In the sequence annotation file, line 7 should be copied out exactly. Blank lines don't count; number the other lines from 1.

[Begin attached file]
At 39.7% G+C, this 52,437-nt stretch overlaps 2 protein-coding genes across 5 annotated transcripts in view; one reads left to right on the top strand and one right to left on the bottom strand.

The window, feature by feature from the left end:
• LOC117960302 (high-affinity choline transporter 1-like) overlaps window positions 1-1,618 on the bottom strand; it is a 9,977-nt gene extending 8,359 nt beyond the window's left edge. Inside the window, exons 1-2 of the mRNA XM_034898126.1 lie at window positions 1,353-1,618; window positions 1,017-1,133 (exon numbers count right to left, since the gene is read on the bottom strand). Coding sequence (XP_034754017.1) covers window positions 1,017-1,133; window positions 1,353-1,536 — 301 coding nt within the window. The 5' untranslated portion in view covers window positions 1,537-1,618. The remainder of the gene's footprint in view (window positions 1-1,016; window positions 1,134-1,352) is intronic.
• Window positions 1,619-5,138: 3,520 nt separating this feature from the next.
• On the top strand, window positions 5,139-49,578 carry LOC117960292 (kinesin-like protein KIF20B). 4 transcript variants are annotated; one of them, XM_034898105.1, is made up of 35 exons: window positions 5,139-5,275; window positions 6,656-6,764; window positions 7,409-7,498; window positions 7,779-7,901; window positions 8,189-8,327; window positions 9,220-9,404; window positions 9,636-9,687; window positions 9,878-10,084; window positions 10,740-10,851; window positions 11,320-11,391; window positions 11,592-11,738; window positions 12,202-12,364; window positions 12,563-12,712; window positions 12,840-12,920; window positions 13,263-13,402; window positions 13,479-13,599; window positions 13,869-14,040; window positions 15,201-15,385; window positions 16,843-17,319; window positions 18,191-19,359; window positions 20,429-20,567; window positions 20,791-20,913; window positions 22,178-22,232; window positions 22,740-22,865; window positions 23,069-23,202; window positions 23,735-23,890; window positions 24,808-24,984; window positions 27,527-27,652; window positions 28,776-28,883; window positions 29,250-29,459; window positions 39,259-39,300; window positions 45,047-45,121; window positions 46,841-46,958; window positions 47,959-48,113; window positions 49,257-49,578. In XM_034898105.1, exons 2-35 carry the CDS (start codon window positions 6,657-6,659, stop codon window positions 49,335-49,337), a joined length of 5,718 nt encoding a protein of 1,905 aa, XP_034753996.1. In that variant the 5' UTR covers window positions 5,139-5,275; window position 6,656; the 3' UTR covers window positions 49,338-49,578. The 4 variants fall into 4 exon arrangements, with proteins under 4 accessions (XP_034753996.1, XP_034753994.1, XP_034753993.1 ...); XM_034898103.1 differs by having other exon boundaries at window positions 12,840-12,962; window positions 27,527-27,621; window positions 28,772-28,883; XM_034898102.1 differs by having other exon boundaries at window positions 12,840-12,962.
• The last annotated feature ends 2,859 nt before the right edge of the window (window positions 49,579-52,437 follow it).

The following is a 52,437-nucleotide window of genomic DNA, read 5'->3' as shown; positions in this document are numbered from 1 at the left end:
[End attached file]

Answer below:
The following is a 52,437-nucleotide window of genomic DNA, read 5'->3' as shown; positions in this document are numbered from 1 at the left end: